Governor Abbott Modifies COVID-19 Orders to Eliminate Confinement as Punishment

May 07, 2020 - 7:43 am

Texas Governor Greg Abbott today modified his executive orders related to COVID-19 to eliminate confinement/jail as a punishment for violating these orders.

These modifications are being applied retroactively, according to a release from the Governor's office.

“Throwing Texans in jail who have had their businesses shut down through no fault of their own is nonsensical, and I will not allow it to happen,” said Governor Abbott. “That is why I am modifying my executive orders to ensure confinement is not a punishment for violating an order. This order is retroactive to April 2nd, supersedes local orders and if correctly applied should free Shelley Luther. It may also ensure that other Texans like Ana Isabel Castro-Garcia and Brenda Stephanie Mata who were arrested in Laredo, should not be subject to confinement. As some county judges advocate for releasing hardened criminals from jail to prevent the spread of COVID-19, it is absurd to have these business owners take their place.”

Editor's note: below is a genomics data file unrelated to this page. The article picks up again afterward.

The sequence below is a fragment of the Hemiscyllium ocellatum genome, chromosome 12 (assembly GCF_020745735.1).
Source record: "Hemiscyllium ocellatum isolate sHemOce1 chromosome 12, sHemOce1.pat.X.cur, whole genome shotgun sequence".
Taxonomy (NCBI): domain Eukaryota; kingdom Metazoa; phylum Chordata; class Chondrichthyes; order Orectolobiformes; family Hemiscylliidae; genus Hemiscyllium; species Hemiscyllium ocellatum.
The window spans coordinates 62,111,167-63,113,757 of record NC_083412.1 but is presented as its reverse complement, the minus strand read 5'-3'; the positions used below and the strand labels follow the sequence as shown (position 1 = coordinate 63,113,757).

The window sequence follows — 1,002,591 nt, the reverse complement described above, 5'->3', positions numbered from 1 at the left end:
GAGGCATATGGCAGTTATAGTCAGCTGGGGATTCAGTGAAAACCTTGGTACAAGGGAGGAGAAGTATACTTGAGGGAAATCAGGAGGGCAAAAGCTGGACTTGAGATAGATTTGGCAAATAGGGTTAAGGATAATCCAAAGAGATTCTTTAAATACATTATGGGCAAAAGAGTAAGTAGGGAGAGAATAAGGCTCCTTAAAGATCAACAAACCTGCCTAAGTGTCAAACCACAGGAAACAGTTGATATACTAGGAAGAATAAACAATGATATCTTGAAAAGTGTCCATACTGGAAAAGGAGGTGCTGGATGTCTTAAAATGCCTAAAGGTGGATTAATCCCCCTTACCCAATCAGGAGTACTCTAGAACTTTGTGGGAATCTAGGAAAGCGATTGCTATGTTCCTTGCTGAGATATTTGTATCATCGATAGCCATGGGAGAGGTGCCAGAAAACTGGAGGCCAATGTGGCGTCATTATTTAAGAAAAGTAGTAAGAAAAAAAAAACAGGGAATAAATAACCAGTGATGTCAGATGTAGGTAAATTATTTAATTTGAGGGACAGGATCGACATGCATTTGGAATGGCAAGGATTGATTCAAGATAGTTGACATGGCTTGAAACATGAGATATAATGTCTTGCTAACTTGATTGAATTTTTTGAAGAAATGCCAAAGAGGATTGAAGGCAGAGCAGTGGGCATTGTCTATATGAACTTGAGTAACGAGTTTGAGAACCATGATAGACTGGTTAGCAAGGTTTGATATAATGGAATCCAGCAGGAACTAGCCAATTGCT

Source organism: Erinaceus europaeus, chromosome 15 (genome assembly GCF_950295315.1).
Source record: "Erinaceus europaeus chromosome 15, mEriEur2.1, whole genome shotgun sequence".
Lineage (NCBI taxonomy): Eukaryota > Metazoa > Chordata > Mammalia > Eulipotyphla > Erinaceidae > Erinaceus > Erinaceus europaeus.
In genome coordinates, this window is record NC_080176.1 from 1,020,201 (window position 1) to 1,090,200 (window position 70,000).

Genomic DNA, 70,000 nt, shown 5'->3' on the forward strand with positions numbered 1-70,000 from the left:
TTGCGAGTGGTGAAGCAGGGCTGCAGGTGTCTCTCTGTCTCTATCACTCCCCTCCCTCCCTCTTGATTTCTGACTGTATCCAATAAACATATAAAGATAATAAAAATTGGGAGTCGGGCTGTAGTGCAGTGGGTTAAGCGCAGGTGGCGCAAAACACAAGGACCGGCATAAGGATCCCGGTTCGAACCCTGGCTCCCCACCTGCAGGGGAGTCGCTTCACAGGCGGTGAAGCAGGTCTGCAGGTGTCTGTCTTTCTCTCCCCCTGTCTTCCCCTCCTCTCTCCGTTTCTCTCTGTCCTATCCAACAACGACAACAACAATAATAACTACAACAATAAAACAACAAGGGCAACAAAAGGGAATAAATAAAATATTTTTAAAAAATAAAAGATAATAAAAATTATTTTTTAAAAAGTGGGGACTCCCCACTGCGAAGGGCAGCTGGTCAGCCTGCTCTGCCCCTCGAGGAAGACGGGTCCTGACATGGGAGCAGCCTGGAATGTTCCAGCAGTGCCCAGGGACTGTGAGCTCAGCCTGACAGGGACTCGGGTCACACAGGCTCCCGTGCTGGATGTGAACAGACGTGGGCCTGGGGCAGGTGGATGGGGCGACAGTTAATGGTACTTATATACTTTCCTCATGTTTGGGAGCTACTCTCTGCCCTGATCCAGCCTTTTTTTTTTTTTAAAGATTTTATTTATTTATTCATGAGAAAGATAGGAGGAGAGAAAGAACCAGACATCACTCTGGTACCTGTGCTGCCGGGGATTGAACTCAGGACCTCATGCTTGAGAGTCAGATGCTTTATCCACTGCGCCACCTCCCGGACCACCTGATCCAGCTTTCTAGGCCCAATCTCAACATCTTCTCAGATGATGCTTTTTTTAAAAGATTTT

Salons and barber shops are permitted to reopen at 25 percent capacity Friday. Shelley Luther reopened Salon a la Mode in North Dallas last week.

Dallas County Judge Eric Moye found her in contempt and ordered her to spend a week in jail.

The Dallas County Sheriff's Department says Luther will not be released immediately. In a statement, a spokesman wrote, "before she can be released, it needs to be ordered from the court."

Later Thursday morning, the Supreme Court of Texas issued an order granting her request for "emergency relief."

Luther's lawyer, Warren Norred, said he was meeting with her Thursday morning.

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